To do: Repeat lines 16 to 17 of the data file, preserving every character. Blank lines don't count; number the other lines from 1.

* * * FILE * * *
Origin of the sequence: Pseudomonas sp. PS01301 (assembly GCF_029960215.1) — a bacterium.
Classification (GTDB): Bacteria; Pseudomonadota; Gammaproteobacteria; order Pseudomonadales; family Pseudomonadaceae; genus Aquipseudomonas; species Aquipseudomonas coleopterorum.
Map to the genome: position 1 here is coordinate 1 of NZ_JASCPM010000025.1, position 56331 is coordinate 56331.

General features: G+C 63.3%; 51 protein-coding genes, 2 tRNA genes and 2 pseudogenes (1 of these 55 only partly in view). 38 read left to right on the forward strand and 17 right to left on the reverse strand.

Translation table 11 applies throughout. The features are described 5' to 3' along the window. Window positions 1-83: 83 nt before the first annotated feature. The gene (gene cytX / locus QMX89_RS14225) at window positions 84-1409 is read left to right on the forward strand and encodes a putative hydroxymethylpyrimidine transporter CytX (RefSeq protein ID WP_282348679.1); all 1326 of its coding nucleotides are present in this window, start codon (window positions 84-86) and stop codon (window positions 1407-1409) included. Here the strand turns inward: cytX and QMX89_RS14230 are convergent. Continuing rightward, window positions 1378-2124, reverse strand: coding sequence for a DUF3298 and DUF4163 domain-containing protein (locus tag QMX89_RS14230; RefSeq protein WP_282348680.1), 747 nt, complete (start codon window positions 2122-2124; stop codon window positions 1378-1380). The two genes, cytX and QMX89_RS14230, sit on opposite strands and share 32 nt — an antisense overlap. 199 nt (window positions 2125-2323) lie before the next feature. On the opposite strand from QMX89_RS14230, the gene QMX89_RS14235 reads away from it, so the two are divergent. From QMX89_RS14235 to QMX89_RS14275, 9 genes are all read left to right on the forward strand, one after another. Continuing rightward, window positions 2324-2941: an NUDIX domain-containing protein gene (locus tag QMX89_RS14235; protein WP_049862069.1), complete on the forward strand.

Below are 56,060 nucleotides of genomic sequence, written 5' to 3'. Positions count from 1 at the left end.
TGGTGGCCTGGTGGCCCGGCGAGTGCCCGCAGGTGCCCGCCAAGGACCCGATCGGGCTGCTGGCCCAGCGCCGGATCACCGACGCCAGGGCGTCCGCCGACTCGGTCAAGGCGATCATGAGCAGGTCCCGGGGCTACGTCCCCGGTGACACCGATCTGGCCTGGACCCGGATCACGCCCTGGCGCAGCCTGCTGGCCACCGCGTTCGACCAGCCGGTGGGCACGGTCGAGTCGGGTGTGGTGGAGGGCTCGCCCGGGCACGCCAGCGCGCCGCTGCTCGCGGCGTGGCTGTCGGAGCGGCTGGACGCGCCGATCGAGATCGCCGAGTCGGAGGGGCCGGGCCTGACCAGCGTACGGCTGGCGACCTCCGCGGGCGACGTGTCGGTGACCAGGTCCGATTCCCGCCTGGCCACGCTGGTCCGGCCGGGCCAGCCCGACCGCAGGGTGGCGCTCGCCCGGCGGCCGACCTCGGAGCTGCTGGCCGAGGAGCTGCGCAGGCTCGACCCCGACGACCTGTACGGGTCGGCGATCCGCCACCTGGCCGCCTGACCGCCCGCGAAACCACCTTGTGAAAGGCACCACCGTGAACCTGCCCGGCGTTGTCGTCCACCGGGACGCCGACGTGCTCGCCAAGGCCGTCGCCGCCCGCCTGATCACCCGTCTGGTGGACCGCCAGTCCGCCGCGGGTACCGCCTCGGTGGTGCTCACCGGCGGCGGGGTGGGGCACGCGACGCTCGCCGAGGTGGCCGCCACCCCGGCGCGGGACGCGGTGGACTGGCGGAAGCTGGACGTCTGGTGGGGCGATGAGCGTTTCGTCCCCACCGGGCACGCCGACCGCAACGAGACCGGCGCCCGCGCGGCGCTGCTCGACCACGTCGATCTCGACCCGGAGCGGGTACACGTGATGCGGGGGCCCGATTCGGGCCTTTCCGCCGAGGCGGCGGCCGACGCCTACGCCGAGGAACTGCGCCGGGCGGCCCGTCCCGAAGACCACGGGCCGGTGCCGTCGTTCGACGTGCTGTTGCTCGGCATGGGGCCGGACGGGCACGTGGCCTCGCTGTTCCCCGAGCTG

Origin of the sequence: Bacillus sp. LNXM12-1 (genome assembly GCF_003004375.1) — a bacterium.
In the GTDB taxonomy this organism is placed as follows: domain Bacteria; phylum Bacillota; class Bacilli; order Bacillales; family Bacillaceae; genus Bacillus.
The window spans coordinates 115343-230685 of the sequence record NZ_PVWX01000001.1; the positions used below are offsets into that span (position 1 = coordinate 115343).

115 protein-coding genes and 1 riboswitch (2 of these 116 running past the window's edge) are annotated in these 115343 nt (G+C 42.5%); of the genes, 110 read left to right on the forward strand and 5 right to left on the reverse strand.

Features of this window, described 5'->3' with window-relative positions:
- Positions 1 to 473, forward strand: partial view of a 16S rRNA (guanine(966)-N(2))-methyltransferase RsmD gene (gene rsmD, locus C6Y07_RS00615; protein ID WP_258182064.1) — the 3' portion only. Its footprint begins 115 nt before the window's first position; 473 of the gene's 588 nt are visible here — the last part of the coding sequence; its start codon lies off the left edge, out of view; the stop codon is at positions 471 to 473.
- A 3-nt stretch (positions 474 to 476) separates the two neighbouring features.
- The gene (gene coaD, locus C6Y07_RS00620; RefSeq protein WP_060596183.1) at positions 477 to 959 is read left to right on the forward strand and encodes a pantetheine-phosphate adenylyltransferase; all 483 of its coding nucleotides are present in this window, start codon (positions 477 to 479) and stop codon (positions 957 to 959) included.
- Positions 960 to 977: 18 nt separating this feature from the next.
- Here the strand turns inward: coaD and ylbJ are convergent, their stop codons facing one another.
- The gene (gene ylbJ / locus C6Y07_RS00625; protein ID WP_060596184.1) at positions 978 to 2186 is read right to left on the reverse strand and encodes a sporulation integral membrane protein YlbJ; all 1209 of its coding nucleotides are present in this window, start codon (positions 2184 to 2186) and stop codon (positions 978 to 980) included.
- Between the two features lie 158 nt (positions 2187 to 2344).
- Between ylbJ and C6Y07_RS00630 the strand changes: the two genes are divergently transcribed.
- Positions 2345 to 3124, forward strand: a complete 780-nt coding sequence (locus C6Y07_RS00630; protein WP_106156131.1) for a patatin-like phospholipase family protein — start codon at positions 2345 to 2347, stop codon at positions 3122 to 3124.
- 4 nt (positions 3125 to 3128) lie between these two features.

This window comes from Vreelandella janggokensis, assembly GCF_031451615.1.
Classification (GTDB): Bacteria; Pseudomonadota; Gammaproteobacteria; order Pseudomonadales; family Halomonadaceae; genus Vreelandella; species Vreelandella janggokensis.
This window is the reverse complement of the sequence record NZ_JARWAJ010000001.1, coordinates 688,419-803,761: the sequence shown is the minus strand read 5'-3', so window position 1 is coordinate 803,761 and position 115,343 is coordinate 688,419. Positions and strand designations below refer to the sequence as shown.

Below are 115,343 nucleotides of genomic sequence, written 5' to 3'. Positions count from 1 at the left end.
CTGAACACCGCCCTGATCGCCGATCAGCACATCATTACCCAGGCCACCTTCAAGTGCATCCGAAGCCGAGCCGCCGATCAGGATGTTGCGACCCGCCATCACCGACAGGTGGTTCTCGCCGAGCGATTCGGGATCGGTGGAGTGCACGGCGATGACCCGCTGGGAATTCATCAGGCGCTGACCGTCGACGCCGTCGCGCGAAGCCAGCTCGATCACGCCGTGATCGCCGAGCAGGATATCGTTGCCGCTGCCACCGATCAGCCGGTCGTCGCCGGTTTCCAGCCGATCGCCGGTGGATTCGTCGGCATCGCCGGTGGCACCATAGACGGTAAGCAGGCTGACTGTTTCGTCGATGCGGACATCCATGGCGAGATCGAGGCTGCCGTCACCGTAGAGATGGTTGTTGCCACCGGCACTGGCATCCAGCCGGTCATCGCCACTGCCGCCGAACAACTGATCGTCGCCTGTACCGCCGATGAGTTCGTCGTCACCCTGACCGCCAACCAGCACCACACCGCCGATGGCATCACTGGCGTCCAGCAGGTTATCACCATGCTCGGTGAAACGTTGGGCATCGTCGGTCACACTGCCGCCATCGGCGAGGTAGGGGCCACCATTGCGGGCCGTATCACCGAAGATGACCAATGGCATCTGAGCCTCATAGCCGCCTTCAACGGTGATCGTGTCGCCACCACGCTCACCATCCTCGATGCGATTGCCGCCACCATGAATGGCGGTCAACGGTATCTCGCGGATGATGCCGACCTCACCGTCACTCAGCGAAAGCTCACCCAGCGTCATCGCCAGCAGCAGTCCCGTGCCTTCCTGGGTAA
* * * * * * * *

- Positions 960 to 977: 18 nt separating this feature from the next.
- Here the strand turns inward: coaD and ylbJ are convergent, their stop codons facing one another.